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Justices tackle home foreclosure issue involving MERS

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Indiana Justice Mark Massa, writing for the court Thursday, delved into the history of the Mortgage Electronic Registration Systems Inc. and its role in today’s mortgage industry in a case involving a foreclosed home in Madison County.

The opinion, Citimortgage, Inc. v. Shannon S. Barabas a/k/a Shannon Sheets Barabas, ReCasa Financial Group, LLC, and Rick A. Sanders, 48S04-1204-CC-00213, provides background on how the mortgage industry has changed from involving just a borrower and lender to now include a lender, loan servicer, title company, and a whole host of other parties. Massa explains the creation in the 1990s of MERS, which maintains a computer database that tracks servicing and ownership rights of mortgage loans in the U.S. MERS member banks list MERS as “nominee” for lender and as “mortgagee” on their mortgage documents.

Shannon Barabas obtained a mortgage through Irwin Mortgage Corp. in 2005, to which the agreement said that the security instrument is given to MERS “(solely as nominee for Lender, as hereinafter defined, and Lender’s successors and assigns), as mortgagee.”

Two years later, she took a second mortgage out with ReCasa Financial Group. But she couldn’t keep up on payments with ReCasa, and it filed suit for foreclosure of the mortgage and for a sheriff’s sale. Irwin disclaimed any interest in the real estate in 2008. The sheriff’s sale occurred in January 2009.

In April 2009, MERS assigned the Irwin mortgage to Citimortgage. Citmortgage then filed a motion pursuant to Ind. Trial Rules 24(A) and 60(B) seeking to intervene in the foreclosure suit and asking that the judgment granted to ReCasa be subject to the mortgage now held by Citimortgage. The trial judge ultimately denied the motion.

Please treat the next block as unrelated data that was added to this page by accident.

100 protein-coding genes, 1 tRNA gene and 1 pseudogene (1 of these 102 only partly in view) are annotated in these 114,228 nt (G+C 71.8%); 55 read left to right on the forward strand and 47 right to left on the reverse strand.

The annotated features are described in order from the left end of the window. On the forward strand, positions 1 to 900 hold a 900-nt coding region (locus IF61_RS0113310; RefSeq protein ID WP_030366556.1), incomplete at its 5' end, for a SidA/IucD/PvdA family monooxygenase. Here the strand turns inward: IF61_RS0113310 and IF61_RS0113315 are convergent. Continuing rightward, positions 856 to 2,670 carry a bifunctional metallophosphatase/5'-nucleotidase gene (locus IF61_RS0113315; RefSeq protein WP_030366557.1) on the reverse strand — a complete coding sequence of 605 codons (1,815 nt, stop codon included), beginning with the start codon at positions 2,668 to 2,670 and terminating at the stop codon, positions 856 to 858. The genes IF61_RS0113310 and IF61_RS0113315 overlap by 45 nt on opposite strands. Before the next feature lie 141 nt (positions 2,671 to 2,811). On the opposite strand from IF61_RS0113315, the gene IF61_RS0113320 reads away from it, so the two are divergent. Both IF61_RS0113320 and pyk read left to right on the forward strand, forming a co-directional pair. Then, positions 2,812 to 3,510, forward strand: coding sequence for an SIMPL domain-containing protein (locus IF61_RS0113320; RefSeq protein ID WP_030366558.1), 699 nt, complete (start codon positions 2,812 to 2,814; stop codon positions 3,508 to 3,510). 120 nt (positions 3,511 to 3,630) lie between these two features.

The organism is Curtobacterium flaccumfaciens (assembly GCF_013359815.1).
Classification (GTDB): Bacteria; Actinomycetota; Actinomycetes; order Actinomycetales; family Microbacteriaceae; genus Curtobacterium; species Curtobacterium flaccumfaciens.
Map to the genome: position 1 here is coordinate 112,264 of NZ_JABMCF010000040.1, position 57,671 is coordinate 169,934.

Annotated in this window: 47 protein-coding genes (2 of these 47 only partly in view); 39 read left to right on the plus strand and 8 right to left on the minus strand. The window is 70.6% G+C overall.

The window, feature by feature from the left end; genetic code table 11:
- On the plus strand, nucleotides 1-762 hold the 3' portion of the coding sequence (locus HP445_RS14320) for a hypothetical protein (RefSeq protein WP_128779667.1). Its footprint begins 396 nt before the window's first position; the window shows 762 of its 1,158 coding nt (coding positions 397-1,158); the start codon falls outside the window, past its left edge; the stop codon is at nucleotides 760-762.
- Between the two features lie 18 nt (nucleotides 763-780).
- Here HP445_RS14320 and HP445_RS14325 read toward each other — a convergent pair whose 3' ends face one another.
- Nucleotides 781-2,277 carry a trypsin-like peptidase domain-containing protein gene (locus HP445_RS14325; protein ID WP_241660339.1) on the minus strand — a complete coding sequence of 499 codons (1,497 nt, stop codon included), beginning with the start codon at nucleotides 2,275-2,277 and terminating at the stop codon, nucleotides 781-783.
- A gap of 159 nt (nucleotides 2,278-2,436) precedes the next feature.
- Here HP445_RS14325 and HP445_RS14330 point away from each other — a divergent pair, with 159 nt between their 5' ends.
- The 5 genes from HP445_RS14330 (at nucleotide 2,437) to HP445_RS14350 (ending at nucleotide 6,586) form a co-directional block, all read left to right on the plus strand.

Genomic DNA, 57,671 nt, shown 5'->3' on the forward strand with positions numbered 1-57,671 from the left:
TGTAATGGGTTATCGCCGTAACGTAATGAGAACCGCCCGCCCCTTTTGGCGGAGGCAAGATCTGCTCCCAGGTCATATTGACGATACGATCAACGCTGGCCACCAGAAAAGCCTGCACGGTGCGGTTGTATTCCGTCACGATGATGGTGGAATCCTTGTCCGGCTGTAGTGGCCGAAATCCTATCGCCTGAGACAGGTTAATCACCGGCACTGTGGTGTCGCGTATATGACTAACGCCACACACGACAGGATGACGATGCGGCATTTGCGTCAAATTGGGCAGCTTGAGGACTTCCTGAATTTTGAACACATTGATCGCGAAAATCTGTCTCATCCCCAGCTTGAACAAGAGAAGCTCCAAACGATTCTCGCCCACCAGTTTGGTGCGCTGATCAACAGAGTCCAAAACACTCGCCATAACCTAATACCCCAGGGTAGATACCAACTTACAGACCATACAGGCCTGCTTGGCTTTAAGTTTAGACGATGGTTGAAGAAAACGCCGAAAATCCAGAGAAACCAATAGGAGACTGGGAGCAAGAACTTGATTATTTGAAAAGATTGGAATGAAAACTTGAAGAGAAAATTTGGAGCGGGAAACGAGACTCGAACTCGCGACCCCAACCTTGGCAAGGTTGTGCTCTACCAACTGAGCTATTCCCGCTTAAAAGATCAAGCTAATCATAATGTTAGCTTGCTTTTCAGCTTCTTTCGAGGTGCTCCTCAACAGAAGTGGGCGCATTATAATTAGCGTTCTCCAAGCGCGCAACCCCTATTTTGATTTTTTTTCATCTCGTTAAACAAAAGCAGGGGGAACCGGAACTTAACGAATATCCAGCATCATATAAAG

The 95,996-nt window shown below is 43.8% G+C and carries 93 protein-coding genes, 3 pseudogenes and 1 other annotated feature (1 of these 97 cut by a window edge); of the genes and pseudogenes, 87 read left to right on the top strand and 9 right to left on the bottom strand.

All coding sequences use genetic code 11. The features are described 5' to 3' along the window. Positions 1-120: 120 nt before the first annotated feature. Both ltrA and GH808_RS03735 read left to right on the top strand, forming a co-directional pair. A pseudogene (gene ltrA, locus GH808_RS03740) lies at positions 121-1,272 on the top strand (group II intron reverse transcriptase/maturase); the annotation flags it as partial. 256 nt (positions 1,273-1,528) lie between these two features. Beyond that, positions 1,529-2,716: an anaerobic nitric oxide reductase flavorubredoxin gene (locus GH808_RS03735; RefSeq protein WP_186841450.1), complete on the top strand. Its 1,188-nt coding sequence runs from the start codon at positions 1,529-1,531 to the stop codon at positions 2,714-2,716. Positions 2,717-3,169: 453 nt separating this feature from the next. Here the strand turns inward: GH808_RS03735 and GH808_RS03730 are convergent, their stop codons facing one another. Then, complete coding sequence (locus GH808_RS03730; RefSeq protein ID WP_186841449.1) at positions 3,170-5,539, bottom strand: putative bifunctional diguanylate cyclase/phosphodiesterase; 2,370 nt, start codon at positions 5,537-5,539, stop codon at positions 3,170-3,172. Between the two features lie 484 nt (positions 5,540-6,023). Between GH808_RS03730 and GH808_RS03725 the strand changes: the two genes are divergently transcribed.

The justices unanimously held that Citimortgage has the right to intervene. They found the mortgage contract Irwin had with MERS to be ambiguous and that the parties intended to designate MERS as the lender’s agent.

“This agency relationship conferred various rights upon MERS, including rights that constitute protected property interests sufficient to entitle MERS—and Citimortgage standing in the shoes of MERS—to meet the first requirement for intervention of right,” Massa wrote. MERS’ interest in the mortgage survived through its other principals, including Citimortgage.

The high court also found that disposition of the foreclosure case may impair Citimortgage’s interest and that no other party is adequately representing that interest. Citimortgage’s motion to intervene was timely, as well as its motion for relief, because ReCasa failed to provide Citimortgage or its agent MERS with notice of the foreclosure suit.

Massa pointed out that this case highlights issues with using laws established in 1877 to deal with a modern mortgage industry. The drafters of the original version of I.C. 32-29-8-1 couldn’t have imagined more than two or three actors involved, Massa wrote. The General Assembly may soon have to modernize the law to accommodate “this new and larger cast of characters,” he wrote.

The case is sent back to the trial court with instructions to grant the motion to intervene and amend the default judgment to provide that ReCasa took Barabas’ property subject to Citimortgage’s lien.  

 

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